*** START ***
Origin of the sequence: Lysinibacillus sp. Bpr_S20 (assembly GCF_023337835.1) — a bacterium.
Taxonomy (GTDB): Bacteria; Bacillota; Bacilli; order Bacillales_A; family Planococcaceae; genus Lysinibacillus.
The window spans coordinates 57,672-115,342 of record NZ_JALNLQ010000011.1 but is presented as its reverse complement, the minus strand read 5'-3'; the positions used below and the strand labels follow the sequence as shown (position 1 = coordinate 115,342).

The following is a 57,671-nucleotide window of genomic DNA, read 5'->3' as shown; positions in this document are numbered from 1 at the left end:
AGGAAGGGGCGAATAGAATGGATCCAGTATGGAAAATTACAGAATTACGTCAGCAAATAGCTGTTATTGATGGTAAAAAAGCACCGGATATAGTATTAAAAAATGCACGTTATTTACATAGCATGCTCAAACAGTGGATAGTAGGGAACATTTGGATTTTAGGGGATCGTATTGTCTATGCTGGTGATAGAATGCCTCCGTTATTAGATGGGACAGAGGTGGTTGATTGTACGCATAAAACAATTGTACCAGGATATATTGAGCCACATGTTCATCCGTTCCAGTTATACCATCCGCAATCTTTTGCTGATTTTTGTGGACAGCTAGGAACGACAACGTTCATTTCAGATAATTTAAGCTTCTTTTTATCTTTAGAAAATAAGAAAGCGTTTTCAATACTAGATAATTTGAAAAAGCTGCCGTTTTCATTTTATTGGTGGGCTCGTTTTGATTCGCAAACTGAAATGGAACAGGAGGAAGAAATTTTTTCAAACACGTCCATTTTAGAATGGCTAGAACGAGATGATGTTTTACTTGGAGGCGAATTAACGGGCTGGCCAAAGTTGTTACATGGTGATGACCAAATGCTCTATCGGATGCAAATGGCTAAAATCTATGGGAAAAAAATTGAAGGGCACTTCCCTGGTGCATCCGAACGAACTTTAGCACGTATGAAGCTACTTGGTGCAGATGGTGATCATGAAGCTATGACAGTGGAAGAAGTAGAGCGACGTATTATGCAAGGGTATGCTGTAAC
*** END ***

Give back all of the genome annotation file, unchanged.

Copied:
Origin of the sequence: Lysinibacillus sp. Bpr_S20 (assembly GCF_023337835.1) — a bacterium.
Taxonomy (GTDB): Bacteria; Bacillota; Bacilli; order Bacillales_A; family Planococcaceae; genus Lysinibacillus.
The window spans coordinates 57,672-115,342 of record NZ_JALNLQ010000011.1 but is presented as its reverse complement, the minus strand read 5'-3'; the positions used below and the strand labels follow the sequence as shown (position 1 = coordinate 115,342).

The following is a 57,671-nucleotide window of genomic DNA, read 5'->3' as shown; positions in this document are numbered from 1 at the left end:
AGGAAGGGGCGAATAGAATGGATCCAGTATGGAAAATTACAGAATTACGTCAGCAAATAGCTGTTATTGATGGTAAAAAAGCACCGGATATAGTATTAAAAAATGCACGTTATTTACATAGCATGCTCAAACAGTGGATAGTAGGGAACATTTGGATTTTAGGGGATCGTATTGTCTATGCTGGTGATAGAATGCCTCCGTTATTAGATGGGACAGAGGTGGTTGATTGTACGCATAAAACAATTGTACCAGGATATATTGAGCCACATGTTCATCCGTTCCAGTTATACCATCCGCAATCTTTTGCTGATTTTTGTGGACAGCTAGGAACGACAACGTTCATTTCAGATAATTTAAGCTTCTTTTTATCTTTAGAAAATAAGAAAGCGTTTTCAATACTAGATAATTTGAAAAAGCTGCCGTTTTCATTTTATTGGTGGGCTCGTTTTGATTCGCAAACTGAAATGGAACAGGAGGAAGAAATTTTTTCAAACACGTCCATTTTAGAATGGCTAGAACGAGATGATGTTTTACTTGGAGGCGAATTAACGGGCTGGCCAAAGTTGTTACATGGTGATGACCAAATGCTCTATCGGATGCAAATGGCTAAAATCTATGGGAAAAAAATTGAAGGGCACTTCCCTGGTGCATCCGAACGAACTTTAGCACGTATGAAGCTACTTGGTGCAGATGGTGATCATGAAGCTATGACAGTGGAAGAAGTAGAGCGACGTATTATGCAAGGGTATGCTGTAAC